My friend Julie LaBarr asked me to write something Christmas-y and I had been hoping to write an upbeat piece for awhile, without leaving the world of troubling race issues permanently, but as I explained to her, “stuff keeps happening”. It’s been a difficult second half of 2014, with all of the death and mayhem in the streets this summer, followed by the quiet “death and mayhem” of the courts, and the resulting “death and mayhem” which followed. All of these things keep happening, and they are big things.
It’s easy to lose perspective, but the little things keep happening, too. The sun comes up, the sun goes down — every day. Kids go to football games and later proms, and graduate. People move and meet new friends. People adopt dogs or cats. People fall in love and get married. In nature, the food supply still supplies. In New England, we have Autumn and the colors of the seasons. All of these give us hope, or comfort in the midst of a mad world — both mad as in “angry” and mad as in “insane”. For the brief minutes or hours that we do these things, we lose perspective on the big things and regain our perspective on the small things — the things which really matter…
And then, there’s babies. Babies seem to rebuke the death and mayhem of the Big World simply by their existence. A child is born into the world and the world of its parents stops. Facebook now lights up with pictures of Billy or Sue while the mother is pregnant, just after birth, when the child says their first word or walks or even potty trains. Nuclear war? Yeah, but my kid just said “Da-Da” or “Ma-Ma”!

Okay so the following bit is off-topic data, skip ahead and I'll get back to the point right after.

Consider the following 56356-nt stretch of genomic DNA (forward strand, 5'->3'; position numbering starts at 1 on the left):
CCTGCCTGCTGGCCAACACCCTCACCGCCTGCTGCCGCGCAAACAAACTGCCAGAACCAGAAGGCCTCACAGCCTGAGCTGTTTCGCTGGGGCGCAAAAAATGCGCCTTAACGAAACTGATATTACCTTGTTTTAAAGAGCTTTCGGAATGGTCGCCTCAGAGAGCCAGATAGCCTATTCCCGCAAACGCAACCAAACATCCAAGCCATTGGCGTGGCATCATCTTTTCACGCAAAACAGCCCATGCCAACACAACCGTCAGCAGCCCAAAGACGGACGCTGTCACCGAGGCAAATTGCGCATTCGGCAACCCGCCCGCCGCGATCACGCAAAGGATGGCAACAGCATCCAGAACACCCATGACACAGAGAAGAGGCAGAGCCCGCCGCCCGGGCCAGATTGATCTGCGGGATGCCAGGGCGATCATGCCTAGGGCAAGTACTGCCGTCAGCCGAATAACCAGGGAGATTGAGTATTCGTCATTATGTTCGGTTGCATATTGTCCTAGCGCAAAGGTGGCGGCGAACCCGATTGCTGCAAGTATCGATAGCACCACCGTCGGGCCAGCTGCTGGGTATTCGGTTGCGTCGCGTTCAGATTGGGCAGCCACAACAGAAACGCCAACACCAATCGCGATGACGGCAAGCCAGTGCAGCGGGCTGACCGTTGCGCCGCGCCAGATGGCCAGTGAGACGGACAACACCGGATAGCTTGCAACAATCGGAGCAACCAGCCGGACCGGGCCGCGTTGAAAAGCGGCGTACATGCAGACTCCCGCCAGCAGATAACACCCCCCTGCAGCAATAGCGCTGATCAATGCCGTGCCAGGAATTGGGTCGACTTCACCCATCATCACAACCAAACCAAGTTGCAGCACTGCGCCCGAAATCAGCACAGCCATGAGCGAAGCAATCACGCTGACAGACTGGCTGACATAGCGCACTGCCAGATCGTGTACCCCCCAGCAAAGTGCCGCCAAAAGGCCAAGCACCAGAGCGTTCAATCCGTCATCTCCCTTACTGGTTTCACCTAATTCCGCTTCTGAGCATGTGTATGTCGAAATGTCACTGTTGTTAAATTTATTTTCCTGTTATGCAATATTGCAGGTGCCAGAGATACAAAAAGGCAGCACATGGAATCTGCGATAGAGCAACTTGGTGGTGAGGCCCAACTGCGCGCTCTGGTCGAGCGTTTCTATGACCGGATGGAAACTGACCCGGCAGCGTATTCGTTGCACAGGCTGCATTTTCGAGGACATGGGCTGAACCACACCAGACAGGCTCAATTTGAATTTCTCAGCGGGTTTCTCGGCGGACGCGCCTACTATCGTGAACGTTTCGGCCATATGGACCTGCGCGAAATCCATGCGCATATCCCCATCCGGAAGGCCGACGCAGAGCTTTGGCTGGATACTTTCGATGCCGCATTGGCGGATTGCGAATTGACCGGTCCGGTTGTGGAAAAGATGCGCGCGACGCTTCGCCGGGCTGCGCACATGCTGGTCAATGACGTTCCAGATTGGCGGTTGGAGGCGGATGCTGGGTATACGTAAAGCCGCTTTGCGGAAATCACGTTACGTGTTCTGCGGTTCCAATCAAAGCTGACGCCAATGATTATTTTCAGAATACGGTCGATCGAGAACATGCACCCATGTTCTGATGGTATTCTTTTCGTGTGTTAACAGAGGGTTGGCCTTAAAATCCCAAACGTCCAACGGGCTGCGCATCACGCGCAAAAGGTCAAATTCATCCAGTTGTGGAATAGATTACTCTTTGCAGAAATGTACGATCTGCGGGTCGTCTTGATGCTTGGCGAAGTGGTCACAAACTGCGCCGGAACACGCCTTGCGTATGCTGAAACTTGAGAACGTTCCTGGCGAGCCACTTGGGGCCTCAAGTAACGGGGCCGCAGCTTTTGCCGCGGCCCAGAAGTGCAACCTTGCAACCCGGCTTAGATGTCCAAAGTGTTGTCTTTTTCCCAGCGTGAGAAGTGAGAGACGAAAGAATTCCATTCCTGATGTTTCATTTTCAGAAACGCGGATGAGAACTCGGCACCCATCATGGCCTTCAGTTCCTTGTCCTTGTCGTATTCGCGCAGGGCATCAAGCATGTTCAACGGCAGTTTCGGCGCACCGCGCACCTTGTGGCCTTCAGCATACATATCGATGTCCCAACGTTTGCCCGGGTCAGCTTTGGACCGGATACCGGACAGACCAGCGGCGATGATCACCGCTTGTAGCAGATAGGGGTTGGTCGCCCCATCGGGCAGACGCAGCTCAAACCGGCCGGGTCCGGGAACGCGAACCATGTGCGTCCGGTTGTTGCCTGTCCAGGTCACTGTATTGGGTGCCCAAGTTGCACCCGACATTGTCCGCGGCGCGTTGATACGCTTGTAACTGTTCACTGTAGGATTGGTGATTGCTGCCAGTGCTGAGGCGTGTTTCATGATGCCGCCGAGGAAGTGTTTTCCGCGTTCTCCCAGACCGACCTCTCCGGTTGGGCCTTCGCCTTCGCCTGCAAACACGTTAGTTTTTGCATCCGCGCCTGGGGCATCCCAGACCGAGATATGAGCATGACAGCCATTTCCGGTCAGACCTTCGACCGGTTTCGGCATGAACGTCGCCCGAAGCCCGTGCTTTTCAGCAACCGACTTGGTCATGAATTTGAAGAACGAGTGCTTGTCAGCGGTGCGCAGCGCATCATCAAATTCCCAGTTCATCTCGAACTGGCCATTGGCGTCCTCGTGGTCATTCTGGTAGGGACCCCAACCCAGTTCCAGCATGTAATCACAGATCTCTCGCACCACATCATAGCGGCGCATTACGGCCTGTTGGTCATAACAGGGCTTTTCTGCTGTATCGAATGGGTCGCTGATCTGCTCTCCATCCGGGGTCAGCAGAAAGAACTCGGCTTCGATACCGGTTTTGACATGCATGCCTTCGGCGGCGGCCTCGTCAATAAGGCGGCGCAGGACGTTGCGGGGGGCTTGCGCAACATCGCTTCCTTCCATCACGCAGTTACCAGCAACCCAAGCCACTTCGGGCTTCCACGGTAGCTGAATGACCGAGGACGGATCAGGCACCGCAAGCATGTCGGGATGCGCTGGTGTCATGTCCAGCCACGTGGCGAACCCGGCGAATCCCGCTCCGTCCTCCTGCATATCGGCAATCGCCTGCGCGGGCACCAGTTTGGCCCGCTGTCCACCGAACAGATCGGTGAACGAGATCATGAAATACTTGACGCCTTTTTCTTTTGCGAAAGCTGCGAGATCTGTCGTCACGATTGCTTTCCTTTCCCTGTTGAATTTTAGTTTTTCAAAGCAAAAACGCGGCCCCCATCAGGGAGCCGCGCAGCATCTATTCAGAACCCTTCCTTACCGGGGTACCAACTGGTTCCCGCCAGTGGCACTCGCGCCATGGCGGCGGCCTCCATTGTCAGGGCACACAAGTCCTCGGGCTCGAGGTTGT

In the old days, though, it was the same way. We took pictures or passed out cigars or had baby showers or had the relatives fly out all, all because a child was born. My children witnessed the birth of a calf this year and were in awe. There is something about the promise of new life — any new life — that makes us feel good. When it is our own children, it is incredible. Even my female clients, with their drug-addled lives and trauma histories are changed by the birth of a child. Maybe for an hour or maybe for a day, they are hopeful and strong for the baby. Sometimes, that hope and protectiveness — love in two of its forms — lasts forever and they get their lives together, for the sake of that child. Marriages often stay together “for the sake of the children” and — while this isn’t always a good thing — people also work on their troubled marriages and things get better for the sake of their children. Besides, it’s really hard to see your child and not believe that you were at least once in love with your partner.